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Ashley Brown: Former Evans basketball player now a hotel president

Posted: March 29, 2017 - 1:36am
Former Evans basketball player Randy Hassen is now president for hotel management at McKibbon Hospitality. Special
Former Evans basketball player Randy Hassen is now president for hotel management at McKibbon Hospitality. Special

I remember it like it was yesterday, even though it was more than 30 years ago. It was the summer before my freshman year at Evans High School and there were whispers about a pair of 6-foot-6 brothers from Minnesota who played basketball. I was a basketball player myself, and I was more than a little excited. Evans already had a talented group of young guards, and now we would have a couple of big post players to make us region, and maybe even state, contenders.

After meeting the Hassen brothers, it was clear the younger brother, Randy, was the more talented of the two and had some true upside. Randy was a freshman in 1985-86, while his brother, Rob, was a sophomore. That first season, Randy started on the junior varsity, but his size was too appealing for Varsity Coach Danny Black and Hassen soon was dressing with the varsity squad. He would spend his sophomore season as a reserve post player, but he played quality minutes. By the time his junior campaign rolled around, Hassen was ready to be a force inside for the Knights. He had a solid season and was primed for an even bigger final prep season in 1988-89.

As a senior, Hassen led a talented Evans team by averaging more than 13 points and 10 rebounds per contest. He parlayed his size and ever-improving ability into a spot on the USC Aiken men's basketball team. Hassen spent two seasons with the Pacers before transferring to the University of Georgia. The minute he stepped foot in Athens, Hassen knew he had made the right decision. UGA offered Hassen the true college experience: a sprawling campus, football games in the fall and always something to do.

Also, he planned to continue his basketball career by walking onto the Bulldogs squad. However, he never made it to the tryouts. Needing to make a little extra cash, Hassen applied for a job at The Days Inn in downtown Athens (it would later become a Courtyard Marriott), and even though it was only going to pay $4.50 per hour, he needed the money more than he needed basketball at that time. Little did Hassen know the decision to take that low-paying, part-time job would change his life.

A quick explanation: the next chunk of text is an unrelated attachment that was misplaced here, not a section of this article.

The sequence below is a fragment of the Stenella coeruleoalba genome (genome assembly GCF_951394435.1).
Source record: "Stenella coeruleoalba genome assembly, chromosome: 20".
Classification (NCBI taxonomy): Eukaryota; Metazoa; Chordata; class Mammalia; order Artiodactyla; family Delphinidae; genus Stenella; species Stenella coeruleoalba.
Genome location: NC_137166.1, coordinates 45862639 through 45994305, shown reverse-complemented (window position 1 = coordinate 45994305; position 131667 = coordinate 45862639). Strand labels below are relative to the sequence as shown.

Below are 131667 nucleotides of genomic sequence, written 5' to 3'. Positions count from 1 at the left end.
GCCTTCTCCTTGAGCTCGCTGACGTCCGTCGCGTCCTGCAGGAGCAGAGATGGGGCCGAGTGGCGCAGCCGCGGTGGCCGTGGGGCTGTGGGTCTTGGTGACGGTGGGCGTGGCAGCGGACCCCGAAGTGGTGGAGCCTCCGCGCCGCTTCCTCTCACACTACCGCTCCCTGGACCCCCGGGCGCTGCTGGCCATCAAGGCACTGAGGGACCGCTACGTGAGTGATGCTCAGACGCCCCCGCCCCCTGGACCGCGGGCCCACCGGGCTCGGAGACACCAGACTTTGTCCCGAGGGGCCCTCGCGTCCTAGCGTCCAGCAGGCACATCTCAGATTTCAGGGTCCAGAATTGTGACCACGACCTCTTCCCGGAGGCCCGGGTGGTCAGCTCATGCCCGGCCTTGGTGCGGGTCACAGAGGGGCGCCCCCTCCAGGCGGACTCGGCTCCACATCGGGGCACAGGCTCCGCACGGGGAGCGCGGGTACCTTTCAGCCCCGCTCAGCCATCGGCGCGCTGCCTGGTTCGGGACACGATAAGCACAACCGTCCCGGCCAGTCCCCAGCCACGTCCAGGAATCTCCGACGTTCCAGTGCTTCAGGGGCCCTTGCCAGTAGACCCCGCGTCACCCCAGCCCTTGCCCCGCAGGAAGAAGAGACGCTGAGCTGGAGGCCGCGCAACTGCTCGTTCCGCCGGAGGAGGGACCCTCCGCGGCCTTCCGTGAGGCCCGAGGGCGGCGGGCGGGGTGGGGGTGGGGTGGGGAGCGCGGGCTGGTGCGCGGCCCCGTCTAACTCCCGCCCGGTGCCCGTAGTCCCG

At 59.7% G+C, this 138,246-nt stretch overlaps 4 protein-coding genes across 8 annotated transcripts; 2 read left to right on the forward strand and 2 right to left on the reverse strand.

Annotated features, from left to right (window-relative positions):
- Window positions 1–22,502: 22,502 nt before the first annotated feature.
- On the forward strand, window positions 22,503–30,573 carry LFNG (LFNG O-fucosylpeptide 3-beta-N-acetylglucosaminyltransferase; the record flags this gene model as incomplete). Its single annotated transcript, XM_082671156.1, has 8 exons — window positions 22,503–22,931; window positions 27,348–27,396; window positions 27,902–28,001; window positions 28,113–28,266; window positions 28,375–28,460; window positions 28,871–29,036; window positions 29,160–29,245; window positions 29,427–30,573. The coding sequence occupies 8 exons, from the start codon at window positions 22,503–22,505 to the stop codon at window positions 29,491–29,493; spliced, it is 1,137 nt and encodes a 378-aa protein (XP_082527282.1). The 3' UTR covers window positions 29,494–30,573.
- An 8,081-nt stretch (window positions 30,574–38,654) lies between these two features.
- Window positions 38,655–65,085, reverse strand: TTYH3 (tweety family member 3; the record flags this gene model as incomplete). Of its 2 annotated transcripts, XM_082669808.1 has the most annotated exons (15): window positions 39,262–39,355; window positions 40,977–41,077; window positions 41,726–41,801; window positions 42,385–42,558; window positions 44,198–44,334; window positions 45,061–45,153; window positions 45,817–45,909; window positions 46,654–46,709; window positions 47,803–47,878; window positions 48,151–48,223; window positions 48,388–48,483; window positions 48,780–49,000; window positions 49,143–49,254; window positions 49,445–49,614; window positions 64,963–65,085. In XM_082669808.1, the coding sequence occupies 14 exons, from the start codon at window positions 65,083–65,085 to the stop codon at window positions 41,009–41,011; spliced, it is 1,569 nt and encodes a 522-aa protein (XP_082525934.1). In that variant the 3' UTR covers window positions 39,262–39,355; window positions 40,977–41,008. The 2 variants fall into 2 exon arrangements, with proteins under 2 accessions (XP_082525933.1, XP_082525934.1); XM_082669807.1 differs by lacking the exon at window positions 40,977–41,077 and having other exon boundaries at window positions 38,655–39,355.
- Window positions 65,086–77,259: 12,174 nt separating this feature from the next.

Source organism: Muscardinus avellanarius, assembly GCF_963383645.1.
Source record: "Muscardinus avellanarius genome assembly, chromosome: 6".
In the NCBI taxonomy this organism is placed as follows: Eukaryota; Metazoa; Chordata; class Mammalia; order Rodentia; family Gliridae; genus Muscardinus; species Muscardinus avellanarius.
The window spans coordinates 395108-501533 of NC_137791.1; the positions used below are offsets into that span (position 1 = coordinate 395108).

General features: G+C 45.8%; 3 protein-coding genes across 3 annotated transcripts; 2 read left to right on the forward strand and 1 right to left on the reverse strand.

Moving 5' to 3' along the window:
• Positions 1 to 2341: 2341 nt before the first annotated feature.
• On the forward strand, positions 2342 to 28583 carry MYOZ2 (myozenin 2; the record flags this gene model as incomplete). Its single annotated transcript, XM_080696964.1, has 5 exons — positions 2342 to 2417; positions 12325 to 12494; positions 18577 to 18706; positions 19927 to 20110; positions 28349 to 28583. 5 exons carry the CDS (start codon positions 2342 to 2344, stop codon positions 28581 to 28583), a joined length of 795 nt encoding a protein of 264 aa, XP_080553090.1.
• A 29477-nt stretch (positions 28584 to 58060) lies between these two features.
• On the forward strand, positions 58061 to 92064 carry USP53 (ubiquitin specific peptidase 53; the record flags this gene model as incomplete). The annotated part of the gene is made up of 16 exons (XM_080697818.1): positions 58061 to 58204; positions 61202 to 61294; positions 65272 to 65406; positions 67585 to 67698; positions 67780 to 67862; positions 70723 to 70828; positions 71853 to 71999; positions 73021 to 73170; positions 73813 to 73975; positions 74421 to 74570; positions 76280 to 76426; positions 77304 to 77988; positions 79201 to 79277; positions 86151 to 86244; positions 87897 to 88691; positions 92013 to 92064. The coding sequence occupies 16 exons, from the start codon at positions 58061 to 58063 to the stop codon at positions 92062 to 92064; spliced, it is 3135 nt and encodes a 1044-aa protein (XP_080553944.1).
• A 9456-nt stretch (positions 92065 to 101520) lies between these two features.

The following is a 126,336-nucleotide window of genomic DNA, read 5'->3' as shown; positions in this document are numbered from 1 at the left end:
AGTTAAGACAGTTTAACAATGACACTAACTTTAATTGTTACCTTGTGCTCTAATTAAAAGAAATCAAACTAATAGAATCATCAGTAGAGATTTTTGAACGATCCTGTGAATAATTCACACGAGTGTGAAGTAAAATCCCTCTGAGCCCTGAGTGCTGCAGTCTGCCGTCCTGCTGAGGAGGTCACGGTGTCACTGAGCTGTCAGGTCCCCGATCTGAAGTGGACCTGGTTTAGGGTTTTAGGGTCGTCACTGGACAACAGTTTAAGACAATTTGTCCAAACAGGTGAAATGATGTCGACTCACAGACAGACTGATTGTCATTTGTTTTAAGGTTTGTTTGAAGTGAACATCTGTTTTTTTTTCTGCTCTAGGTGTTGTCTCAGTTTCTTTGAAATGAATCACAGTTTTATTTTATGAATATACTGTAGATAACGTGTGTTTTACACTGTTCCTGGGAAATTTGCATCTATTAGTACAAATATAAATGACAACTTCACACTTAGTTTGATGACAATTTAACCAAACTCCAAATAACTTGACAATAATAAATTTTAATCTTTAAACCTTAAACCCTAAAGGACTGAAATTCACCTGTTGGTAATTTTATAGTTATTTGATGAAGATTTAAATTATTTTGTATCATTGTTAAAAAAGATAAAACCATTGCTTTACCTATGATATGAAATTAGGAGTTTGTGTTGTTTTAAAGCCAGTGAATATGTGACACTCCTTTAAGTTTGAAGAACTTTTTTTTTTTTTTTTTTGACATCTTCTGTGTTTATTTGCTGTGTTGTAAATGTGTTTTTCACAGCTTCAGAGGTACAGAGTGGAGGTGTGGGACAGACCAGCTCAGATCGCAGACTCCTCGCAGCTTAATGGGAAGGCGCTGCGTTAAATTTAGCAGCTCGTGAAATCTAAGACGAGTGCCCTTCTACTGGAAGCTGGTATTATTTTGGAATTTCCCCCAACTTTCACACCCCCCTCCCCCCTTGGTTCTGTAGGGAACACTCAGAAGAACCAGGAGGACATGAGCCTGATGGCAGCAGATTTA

"I still have that application," Hassen said. "It asked what position and salary I wanted, and when could I start. I answered, any position, open to any salary, and that I could start immediately."

Nearly 26 years later, Hassen is with the same company - albeit with a little nicer salary. Hassen took advantage of a scholarship program the hotel offered to study hotel management in college. Then, after graduating, he was offered a chance to move to Tampa, Fla., and help spearhead a revitalization of sorts within the company. The company, and Hassen's role within it, saw tremendous growth. He was no longer checking in people at midnight at the Days Inn in Athens. He quickly worked his way into upper management, thanks to that work ethic that seems to be an ongoing theme in this story.

Today, it is rare that you find a president or CEO of a company that actually climbed the corporate ladder, but that is exactly what Hassen did. He had parents who raised him the right way. He was taught that honesty, integrity and hard work were the keys to success. He had a high school basketball coach in Danny Black who demanded 100 percent effort, 100 percent of the time. He was also fortunate to work under Van Herring for 23 of his 26 years in the hotel industry. Herring is the CEO of McKibbon Hospitality and has been Hassen's mentor for more than two decades. McKibbon has three main divisions: Development, Renovation Services and Hotel Management (third-party and their own properties). Hassen, who started as a night time clerk making $4.50 per hour, is now the president of hotel management for McKibbon.

When he arrived in Tampa fresh out of college, the company had 12 to 15 aging properties. Hassen has helped oversee huge renovations and even larger growth. McKibbon now manages more than 80 properties for notable companies like Marriott and Hilton.

I have done plenty of stories on athletes from the county who went on to have success at the college level, and some even made it professionally in their sport of choice. Hassen did play a little college ball, but certainly never made it as a pro on the hardwood. I may enjoy this story even more. He took a great family foundation, a positive demeanor and uncanny work ethic, definitely enhanced by his sports background, and parlayed it into a career most can only dream of.

Only 0.03 percent of high school basketball players go on to be NBA draft picks. Well, I haven't run the numbers, but my guess is that about the same percentage of college kids who take the lowest job on the totem pole at a given company go on to one day become a president of that same company.

To say that I'm proud of what my friend has done with his life would be an understatement. I also know he isn't finished, and I'm excited to see what he does with the next 25 years.

 

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